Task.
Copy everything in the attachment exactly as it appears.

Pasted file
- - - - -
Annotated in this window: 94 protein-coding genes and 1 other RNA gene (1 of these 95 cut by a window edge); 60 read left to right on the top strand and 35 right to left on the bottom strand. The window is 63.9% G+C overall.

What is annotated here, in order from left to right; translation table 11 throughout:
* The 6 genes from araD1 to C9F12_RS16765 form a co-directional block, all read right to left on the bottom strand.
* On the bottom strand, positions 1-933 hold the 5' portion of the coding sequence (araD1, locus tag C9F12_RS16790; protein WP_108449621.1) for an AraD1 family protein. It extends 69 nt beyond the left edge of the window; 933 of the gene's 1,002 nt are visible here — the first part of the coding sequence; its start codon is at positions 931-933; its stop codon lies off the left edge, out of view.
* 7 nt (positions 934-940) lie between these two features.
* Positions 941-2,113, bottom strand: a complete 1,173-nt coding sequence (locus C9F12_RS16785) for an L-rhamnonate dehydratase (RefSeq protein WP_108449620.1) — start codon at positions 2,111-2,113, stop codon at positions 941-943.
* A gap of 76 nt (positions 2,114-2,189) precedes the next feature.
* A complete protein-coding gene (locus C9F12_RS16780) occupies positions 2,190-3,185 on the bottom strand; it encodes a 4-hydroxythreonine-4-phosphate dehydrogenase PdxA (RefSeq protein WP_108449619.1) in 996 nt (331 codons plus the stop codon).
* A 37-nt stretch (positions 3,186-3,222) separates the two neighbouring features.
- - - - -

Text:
Annotated in this window: 94 protein-coding genes and 1 other RNA gene (1 of these 95 cut by a window edge); 60 read left to right on the top strand and 35 right to left on the bottom strand. The window is 63.9% G+C overall.

What is annotated here, in order from left to right; translation table 11 throughout:
* The 6 genes from araD1 to C9F12_RS16765 form a co-directional block, all read right to left on the bottom strand.
* On the bottom strand, positions 1-933 hold the 5' portion of the coding sequence (araD1, locus tag C9F12_RS16790; protein WP_108449621.1) for an AraD1 family protein. It extends 69 nt beyond the left edge of the window; 933 of the gene's 1,002 nt are visible here — the first part of the coding sequence; its start codon is at positions 931-933; its stop codon lies off the left edge, out of view.
* 7 nt (positions 934-940) lie between these two features.
* Positions 941-2,113, bottom strand: a complete 1,173-nt coding sequence (locus C9F12_RS16785) for an L-rhamnonate dehydratase (RefSeq protein WP_108449620.1) — start codon at positions 2,111-2,113, stop codon at positions 941-943.
* A gap of 76 nt (positions 2,114-2,189) precedes the next feature.
* A complete protein-coding gene (locus C9F12_RS16780) occupies positions 2,190-3,185 on the bottom strand; it encodes a 4-hydroxythreonine-4-phosphate dehydrogenase PdxA (RefSeq protein WP_108449619.1) in 996 nt (331 codons plus the stop codon).
* A 37-nt stretch (positions 3,186-3,222) separates the two neighbouring features.